Several schools run a Relay for Life event each year. The event is a fundraiser for the Canadian Cancer Society. With one of the members of the group fighting leukemia, the event took on special meaning. Kumar was Madhi’s doubles partner on the McCrae high school badminton team, and they have been friends for years.
“A lot of things were put on hold during the pandemic and the lockdowns,” Mahdi said. “But cancer didn’t stop. It was important that we were able to have an event.”
Throughout the year, the club found creative ways to raise funds and to keep the students engaged. They hosted virtual trivia nights and had other online events. The year was not the way the group wanted to spend their last year of high school, but Mahdi said the lessons learned in being resilient and adapting to unexpected situations proved to be invaluable.
Mahdi said that the most important thing their Key Club learned from the Manotick Kiwanis Club was developing leadership skills.
“Traditionally in a Key Club, the President will bring in projects and everyone will work on them,” she said. “I wanted our club to be different, and have every member come up with a cause. We had 70 members in our club, and each member brought in a cause they wanted to do a project for. I wanted every person in the club to experience being a leader. Kiwanis is a great service organization, but it is also a great leadership institution.”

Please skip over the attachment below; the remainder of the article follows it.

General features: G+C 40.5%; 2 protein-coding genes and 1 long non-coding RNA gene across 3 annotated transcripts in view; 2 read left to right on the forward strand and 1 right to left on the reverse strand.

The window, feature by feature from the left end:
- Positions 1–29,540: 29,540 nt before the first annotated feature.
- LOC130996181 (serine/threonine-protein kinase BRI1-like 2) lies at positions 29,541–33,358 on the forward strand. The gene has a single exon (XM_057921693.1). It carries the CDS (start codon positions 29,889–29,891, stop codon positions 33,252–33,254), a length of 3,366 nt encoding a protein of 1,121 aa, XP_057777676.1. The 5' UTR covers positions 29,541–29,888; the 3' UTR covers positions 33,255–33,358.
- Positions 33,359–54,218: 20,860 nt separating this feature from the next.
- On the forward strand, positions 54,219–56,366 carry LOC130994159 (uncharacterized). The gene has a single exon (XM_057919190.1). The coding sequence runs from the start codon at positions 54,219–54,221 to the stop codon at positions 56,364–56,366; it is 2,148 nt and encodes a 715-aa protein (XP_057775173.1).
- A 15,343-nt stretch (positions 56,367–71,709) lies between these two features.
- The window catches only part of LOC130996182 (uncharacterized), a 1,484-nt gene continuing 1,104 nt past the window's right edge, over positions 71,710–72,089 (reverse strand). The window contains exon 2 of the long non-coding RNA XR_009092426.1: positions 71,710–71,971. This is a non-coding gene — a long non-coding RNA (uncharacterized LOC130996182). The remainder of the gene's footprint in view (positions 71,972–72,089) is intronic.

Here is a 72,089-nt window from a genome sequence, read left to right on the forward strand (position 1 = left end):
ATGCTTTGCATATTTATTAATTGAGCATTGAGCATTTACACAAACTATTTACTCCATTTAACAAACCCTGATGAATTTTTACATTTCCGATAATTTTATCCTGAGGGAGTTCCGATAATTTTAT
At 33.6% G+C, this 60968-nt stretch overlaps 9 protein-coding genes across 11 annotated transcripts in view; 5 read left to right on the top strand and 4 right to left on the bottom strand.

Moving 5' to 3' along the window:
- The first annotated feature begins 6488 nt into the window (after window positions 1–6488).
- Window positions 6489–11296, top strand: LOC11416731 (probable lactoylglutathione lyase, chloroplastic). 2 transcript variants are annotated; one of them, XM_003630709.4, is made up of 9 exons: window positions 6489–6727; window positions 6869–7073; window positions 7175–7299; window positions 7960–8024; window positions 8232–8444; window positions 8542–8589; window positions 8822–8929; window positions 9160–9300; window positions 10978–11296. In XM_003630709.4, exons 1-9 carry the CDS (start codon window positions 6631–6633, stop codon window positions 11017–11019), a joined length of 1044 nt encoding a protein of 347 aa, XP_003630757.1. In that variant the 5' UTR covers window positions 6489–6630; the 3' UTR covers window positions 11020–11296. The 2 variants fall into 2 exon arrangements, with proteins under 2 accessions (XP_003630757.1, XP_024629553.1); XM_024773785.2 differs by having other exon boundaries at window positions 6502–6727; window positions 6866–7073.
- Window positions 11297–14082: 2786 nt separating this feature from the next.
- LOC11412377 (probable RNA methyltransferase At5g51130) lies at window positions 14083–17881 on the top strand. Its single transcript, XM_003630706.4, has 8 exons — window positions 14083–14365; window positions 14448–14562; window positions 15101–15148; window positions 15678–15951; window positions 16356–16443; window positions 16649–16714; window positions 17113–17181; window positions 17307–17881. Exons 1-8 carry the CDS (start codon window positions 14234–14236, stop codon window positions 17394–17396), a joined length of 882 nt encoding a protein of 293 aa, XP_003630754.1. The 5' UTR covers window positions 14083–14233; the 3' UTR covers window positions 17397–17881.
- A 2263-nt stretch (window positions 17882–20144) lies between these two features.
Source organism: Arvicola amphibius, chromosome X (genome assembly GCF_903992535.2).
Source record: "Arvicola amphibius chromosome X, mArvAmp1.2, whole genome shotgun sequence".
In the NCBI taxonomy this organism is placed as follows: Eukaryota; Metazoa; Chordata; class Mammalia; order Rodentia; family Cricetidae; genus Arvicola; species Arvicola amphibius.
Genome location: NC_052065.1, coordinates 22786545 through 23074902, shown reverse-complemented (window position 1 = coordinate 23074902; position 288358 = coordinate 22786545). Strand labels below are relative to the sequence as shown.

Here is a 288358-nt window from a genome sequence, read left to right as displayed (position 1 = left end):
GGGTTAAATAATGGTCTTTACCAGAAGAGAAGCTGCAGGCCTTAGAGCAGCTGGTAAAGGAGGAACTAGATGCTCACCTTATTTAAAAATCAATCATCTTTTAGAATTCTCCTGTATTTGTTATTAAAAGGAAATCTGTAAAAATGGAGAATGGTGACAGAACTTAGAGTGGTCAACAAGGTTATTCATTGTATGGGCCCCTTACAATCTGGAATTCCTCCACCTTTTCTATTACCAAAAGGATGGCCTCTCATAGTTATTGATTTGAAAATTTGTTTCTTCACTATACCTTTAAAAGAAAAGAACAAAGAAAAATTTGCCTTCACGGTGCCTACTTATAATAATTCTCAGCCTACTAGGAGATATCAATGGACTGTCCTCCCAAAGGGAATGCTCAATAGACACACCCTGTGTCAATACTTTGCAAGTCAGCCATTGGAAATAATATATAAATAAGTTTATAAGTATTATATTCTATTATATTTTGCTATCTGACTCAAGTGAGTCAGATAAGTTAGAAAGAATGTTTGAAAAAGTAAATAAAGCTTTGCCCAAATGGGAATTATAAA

Although she is now a student at uOttawa, Mahdi went back to McCrae to visit the club and see how things were going. Part of being in a leadership position in a Key Club is to ensure that the next group of leaders is ready to step in and run the club.
“I hope what we started continues to grow from year to year,” she said.
With the Manotick Kiwanis Next Generation Club, Mahdi is also hoping for growth.
“There was a group of us that stayed in Ottawa to go to school, but many of our members went to Queen’s, or Western, or a school in another part of the province,” she said. “We have a solid group now and we are hoping to grow as word gets out about who we are and what we are doing. We are meeting once a month so it is a low commitment, but we will have a lower commitment with a bigger impact in the community.”
Rossy and Manotick Kiwanis President Debbie Mulvihill presented the club’s charter to Mahdi. Both praised her and the group for the tremendous work and initiative they have taken to get the club off the ground and to grow volunteerism in the community.